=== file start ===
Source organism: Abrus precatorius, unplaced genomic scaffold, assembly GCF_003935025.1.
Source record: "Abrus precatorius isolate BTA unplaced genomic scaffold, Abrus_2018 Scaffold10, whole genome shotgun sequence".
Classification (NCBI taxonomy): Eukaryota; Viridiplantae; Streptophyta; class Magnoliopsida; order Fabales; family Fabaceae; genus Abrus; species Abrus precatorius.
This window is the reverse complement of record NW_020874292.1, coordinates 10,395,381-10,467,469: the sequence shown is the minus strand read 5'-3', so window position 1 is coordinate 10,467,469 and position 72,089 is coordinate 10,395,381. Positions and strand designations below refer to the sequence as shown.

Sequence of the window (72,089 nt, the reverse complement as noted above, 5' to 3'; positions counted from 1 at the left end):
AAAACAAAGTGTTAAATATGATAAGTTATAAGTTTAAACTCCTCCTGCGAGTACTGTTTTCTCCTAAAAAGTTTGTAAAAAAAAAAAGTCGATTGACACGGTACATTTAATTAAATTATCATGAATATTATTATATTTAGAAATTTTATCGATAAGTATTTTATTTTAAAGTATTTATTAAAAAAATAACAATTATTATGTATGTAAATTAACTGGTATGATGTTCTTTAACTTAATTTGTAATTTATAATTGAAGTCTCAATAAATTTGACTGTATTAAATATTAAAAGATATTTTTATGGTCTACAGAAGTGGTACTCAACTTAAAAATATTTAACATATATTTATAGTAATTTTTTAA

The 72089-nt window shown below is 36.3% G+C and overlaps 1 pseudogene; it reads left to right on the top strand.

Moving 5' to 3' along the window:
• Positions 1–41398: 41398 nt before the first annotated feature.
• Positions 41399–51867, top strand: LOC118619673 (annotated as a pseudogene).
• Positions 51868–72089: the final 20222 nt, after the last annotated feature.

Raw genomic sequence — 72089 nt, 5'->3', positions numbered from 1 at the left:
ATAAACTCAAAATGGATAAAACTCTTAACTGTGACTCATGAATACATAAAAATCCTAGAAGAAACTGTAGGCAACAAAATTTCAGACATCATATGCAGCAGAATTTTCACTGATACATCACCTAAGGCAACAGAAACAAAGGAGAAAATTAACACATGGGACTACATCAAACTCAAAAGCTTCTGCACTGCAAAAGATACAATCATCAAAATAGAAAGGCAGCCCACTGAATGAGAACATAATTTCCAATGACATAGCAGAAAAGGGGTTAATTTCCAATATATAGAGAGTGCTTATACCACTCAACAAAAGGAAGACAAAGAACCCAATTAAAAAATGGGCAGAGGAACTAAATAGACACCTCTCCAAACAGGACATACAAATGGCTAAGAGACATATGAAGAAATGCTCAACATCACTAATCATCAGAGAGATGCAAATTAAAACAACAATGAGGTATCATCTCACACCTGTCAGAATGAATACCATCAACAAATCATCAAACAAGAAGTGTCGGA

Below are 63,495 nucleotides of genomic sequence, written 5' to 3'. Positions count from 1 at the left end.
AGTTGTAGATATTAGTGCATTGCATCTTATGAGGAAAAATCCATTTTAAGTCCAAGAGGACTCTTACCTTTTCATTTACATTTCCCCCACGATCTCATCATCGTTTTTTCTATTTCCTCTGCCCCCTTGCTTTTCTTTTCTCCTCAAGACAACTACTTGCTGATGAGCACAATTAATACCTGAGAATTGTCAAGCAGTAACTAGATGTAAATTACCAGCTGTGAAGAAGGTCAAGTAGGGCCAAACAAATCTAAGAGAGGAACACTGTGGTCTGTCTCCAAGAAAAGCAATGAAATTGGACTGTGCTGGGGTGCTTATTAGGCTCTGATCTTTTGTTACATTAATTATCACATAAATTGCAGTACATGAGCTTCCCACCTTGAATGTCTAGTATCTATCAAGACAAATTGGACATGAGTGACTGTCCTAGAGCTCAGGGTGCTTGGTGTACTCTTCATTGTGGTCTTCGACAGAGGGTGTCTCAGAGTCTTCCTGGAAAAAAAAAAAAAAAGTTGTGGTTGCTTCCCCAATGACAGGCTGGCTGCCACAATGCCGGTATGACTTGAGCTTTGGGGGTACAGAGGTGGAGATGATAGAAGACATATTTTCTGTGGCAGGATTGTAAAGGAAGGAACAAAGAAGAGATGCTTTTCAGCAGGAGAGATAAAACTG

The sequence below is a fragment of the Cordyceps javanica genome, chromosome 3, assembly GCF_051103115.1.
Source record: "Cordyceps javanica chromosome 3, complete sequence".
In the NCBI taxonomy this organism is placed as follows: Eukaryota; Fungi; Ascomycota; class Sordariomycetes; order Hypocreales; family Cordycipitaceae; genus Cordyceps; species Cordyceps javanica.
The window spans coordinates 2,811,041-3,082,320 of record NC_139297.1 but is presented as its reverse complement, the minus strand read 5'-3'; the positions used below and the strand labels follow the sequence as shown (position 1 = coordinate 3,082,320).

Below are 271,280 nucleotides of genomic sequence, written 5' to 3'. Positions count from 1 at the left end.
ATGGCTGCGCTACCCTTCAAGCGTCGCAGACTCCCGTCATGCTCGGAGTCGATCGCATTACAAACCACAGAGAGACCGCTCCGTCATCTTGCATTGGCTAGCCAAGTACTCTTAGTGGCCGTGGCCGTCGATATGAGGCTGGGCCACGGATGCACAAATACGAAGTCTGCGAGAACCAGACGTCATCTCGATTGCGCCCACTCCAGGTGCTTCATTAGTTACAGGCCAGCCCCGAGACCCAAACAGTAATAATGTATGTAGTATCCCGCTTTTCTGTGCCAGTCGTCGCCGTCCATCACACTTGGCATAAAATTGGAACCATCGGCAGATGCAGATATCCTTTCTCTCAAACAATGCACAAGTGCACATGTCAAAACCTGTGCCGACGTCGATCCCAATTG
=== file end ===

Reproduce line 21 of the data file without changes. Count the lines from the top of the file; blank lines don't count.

ATGGCTGCGCTACCCTTCAAGCGTCGCAGACTCCCGTCATGCTCGGAGTCGATCGCATTACAAACCACAGAGAGACCGCTCCGTCATCTTGCATTGGCTAGCCAAGTACTCTTAGTGGCCGTGGCCGTCGATATGAGGCTGGGCCACGGATGCACAAATACGAAGTCTGCGAGAACCAGACGTCATCTCGATTGCGCCCACTCCAGGTGCTTCATTAGTTACAGGCCAGCCCCGAGACCCAAACAGTAATAATGTATGTAGTATCCCGCTTTTCTGTGCCAGTCGTCGCCGTCCATCACACTTGGCATAAAATTGGAACCATCGGCAGATGCAGATATCCTTTCTCTCAAACAATGCACAAGTGCACATGTCAAAACCTGTGCCGACGTCGATCCCAATTG